I was met with torrential rain and thunderstorms while driving home from work recently. Driving hunched forward, both hands tightly gripping the wheel, and straining to try to see the road through the sheets of rain, it was eerily similar to that evening months ago when I was rear-ended. Same weather, same roads, and I was even wearing a solid black dress—just like that memorable evening.
The moment that truck collided with my van I was thrust into a new and unexpected season of life. One filled with headaches, doctor visits, shaky nerves, and an inescapable brain cloud that followed me around everywhere. Now that I’m finally on the other side of it I can look back and see how poorly I really felt and how much even my personality was altered.
Over the months I got in the habit of telling myself and others that I was recovering from a concussion. It was how I helped remind myself to rest, take it easy, stop trying to conquer the world, etc. It was a mindset that was very hard for me to accept early on, but I got better at it as I acknowledged the need. Eventually the concussion practically became part of me. Hi, I’m Amy and I’m a recovering concussion patient. However, my post-concussion season is now drawing to a close and I must be intentional about letting it go.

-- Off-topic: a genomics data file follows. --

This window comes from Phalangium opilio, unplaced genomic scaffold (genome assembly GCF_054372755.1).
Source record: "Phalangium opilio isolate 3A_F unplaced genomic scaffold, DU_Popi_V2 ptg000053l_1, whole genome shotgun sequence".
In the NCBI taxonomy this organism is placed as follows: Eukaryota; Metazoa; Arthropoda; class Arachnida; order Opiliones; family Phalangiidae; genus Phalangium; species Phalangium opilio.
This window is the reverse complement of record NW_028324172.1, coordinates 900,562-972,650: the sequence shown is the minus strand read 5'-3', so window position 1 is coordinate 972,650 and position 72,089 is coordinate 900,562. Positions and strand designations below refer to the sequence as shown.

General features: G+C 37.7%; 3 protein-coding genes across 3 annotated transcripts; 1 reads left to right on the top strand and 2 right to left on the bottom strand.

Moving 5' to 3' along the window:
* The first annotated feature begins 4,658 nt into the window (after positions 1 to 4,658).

I was having coffee with a new friend recently and we got to talking about her anxiety-linked eczema. It reminded me that once upon a time when I was a younger adult I also struggled with some health problems that I believe were related to stress. Over the course of a couple of years, with my mother’s help, I managed to get on top of the problems and start to be healthy again. However, one night before bed I had a sudden realization—I had never actually prayed for healing. I’m sure other people had prayed for me, and maybe I’d prayed for some symptomatic relief now and again, but I’d never actually asked God to take it all away from me.